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New Report: Traffic Fatalities Went Up in 2020 Despite Fewer Drivers on the Road

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NPR
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A new report shows disturbing trends in traffic fatalities in 2020, despite less driving. A Virginia Tech professor says the pandemic brought the perfect storm of conditions for high-risk behavior.

The National Highway Traffic Safety Administration projections show last year resulted in the largest number of road fatalities since 2007, just over 38,500. That’s a 7% increase over 2019.

Engineering professor Charlie Klauer specializes in the effects of distraction and fatigue on driving. She says while many stayed home last year, the pandemic drove others towards drug and alcohol abuse, speeding behind the wheel, and not wearing seatbelts:

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Credit Virginia Tech
Charlie Klauer is a research scientist with the Virginia Tech Transportation Institute

“Mileage is down, traffic is down, exposure is down, crashes overall are down, but fatalities- which typically takes a combination of high-risk behaviors – they did not come down," Klauer explains. "That is extremely unfortunate.”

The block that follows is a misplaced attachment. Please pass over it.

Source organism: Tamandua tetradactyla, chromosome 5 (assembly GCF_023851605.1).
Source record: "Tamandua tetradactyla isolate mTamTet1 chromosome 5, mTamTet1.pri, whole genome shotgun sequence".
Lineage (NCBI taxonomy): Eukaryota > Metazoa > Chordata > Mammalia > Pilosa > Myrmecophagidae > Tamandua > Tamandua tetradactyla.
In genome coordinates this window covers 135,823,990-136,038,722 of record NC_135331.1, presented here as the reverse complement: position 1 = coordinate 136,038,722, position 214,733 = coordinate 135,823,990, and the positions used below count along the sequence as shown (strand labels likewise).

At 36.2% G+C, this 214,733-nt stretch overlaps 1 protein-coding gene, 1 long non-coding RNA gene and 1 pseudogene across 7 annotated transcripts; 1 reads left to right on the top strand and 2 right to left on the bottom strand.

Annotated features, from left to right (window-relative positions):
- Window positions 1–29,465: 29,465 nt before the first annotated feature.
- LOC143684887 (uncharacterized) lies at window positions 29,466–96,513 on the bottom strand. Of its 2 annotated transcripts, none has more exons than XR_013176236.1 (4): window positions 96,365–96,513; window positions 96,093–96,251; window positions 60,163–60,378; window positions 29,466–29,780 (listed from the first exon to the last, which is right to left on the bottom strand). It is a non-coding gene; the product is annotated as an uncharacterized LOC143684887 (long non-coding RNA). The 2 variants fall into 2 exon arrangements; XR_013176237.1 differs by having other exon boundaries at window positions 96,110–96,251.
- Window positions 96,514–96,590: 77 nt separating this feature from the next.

Virginia’s Department of Motor Vehicles has yet to release a formal report of 2020 traffic deaths, but the agency’s Electronic Traffic Data System shows 847 people died on the state’s roads – that’s 20 more than in 2019.

Klauer says the state’s new law banning holding a cellphone while driving – which took effect in January – could have an impact on this year’s crashes and fatalities:

“And with fewer vehicles on the road, and higher speeds, I’m certainly hoping that there is less hands-free use," Klauer explains. "But my guess is until things return to some level of normalcy, and what that means going forward, is really yet to be determined.”

Klauer says it will take a couple years to analyze the data, and show what it means for trends in transportation safety.

This report, provided by Virginia Public Radio, was made possible with support from the Virginia Education Association.